Effects of canard wing interference on the flight characteristics of a civilian transonic cruiser are examined. The aircraft is an unconventional design concept with no historical data. The flight characteristics of the aircraft are predicted using aerodynamic models in the form of look-up tables, generated using high-fidelity computational fluid dynamics simulations and a potential ow solver. These tables contain longitudinal and lateral force and moment coefficients for different combinations of angle of attack, side-slip angle, and control surface deflections. Dynamic damping derivatives are calculated from time-accurate simulations of the aircraft models oscillating in pitch, roll, and yaw direction and using a linear regression estimation method. The static simulations are performed at a Mach number of 0.117, as reported in wind tunnel experiments, and for two different canard positions using an overset grid approach. The aerodynamic tables include canard deflections of [-30, -10, 0, 10] at angles of attack from -4 to 30 degrees. Lateral coefficients are simulated at sideslip angles of -6 and 6 degrees as well. The dynamic simulations are performed for aircraft oscillations about mean angles of attack between zero to ten degrees with a motion frequency of 1Hz and amplitude of 0.5 degrees. The predicted aerodynamic data are then compared with those measured in wind tunnel experiments and calculated from the potential ow solver. The results show that both static and dynamic predictions match reasonably well with experiments for the range of angles considered.Continue reading
This article discusses the current phase of a multi-year development effort to provide a computational method for determining static and dynamic stability and control characteristics of USAF high-performance fighter aircraft. The focus of this work is on the virtual flight test capability achieved by incorporating a pilot model, the F-16 flight control system (FLCS), and six degree-of-freedom (6-DoF) motion computation into the CFD maneuver simulation. Flight test maneuvers were performed in a virtual environment by using CFD to determine the forces and moments acting upon the aircraft and allowing the aircraft to respond as governed by the pilot model, FLCS, and 6-DoF. Virtual flight test simulations were accomplished with a full-scale F-16C aircraft using unstructured, viscous, overset grids and Cobalt with a MATLAB interface. Virtual flight test maneuver response is shown to compare well to validated, flight-test corrected data. This marriage of capabilities is rolled into a software suite known to the developers as COMSAC, which stands for COMputational Stability And Control.Continue reading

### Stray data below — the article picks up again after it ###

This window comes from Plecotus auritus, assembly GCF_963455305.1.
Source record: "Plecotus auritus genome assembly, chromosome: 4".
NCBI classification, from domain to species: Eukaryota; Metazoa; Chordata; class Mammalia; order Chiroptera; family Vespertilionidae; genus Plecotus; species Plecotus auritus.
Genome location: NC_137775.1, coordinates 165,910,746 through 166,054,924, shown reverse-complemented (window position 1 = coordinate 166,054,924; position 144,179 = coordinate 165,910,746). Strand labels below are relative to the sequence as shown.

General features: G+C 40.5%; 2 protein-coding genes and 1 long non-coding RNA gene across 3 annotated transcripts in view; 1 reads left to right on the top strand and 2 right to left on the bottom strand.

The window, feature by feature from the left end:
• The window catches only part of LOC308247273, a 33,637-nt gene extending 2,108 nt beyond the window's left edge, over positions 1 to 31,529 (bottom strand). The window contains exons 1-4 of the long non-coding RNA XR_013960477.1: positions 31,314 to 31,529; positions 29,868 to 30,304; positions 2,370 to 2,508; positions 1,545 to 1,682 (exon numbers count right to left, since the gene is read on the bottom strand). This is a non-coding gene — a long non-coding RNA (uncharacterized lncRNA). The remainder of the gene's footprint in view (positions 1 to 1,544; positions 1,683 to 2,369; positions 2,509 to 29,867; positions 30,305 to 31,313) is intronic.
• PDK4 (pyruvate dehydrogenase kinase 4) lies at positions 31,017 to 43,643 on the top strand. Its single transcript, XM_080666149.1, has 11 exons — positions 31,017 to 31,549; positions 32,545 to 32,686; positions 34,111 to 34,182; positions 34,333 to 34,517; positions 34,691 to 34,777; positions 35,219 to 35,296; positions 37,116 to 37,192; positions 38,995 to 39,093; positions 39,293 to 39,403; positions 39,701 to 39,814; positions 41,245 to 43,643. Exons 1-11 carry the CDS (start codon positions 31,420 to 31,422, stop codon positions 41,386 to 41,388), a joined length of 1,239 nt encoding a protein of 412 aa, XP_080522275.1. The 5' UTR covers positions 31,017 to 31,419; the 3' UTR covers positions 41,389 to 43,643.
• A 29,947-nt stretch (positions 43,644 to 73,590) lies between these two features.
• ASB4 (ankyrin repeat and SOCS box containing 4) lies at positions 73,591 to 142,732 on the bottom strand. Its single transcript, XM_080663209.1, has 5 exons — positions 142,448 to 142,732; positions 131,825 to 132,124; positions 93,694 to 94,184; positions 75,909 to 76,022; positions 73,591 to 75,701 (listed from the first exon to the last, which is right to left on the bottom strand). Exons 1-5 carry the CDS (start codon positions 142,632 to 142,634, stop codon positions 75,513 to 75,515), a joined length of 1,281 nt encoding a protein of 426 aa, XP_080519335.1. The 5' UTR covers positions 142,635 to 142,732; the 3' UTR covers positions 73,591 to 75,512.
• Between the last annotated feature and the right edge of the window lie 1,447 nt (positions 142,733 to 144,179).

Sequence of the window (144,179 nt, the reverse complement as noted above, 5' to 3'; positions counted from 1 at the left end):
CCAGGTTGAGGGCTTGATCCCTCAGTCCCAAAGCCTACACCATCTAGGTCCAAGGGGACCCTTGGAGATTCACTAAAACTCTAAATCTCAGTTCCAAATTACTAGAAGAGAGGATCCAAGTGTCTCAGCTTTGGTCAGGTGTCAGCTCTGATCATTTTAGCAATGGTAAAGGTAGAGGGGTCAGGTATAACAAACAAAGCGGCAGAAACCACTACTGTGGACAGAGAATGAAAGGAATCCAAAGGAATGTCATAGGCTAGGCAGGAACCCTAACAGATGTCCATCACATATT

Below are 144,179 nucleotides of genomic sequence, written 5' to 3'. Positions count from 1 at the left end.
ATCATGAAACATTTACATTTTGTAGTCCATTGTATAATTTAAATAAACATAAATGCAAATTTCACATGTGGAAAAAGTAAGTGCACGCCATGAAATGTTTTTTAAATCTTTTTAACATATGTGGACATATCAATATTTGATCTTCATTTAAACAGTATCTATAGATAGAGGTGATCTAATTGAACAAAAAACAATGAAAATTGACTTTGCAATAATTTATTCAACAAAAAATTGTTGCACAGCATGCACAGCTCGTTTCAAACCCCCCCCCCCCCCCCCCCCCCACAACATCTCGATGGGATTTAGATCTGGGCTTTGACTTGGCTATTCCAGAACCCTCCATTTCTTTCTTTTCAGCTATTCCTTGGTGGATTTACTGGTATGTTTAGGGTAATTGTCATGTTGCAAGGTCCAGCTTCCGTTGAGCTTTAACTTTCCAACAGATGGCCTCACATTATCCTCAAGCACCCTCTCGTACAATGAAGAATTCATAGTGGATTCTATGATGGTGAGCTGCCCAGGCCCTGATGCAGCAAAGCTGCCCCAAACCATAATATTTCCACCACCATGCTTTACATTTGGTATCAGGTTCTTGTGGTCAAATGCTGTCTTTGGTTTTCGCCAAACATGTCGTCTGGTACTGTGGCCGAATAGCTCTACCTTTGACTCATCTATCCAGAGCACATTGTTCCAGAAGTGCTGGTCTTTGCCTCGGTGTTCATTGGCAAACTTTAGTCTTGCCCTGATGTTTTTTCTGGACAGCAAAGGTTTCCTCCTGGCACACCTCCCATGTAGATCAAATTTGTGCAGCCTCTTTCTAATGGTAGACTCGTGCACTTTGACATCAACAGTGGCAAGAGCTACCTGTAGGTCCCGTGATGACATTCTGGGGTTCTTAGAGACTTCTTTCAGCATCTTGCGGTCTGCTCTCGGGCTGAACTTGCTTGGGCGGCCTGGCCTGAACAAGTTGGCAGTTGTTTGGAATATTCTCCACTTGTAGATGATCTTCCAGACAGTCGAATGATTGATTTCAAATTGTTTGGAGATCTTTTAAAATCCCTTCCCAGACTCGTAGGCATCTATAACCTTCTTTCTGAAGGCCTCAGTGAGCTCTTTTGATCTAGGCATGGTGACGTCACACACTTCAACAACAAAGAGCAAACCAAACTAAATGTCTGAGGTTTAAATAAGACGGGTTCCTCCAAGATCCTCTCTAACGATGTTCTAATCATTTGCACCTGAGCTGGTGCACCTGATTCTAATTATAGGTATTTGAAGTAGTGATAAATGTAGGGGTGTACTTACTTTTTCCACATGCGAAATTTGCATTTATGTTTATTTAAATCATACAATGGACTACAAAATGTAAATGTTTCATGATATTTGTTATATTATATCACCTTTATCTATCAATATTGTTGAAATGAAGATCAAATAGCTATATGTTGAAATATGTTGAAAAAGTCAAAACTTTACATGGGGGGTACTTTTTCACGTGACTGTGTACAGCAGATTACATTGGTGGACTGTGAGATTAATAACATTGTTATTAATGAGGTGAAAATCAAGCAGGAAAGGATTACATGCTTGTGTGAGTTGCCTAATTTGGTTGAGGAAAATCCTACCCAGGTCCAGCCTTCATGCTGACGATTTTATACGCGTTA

Cavity flows have been the subject of aerodynamic research since the early days of high-speed aircraft with internal store carriage in the 1950s. Low observability design requirements for current combat aircraft has renewed the interest in this field. The presence of an open cavity, such as a weapon or undercarriage bay, exposed to a high-speed grazing flow can result in severe pressure fluctuations. These pressure fluctuations can reach intensities of up to 165dB SPL and may cause damage to both the aircraft and to any sensitive components within the bay. Results for this study were generated using an existing generic rectangular planform cavity wind tunnel model, designated as M219/1. This small scale model was the forerunner for the more widely known larger scale M219 generic cavity model.
Numerical simulations were performed for two geometries, the 38mm and 80mm deep cavities, at a freestream Mach number of 0.80. In order to capture the unsteady flow behaviour in the cavity, a time accurate detached eddy simulation (DES) model was run which uses Reynolds averaged Navier-Stokes (RANS) near to the wall to reduce computational cost and a large eddy simulation (LES) model in the separated flow region far from the walls.Continue reading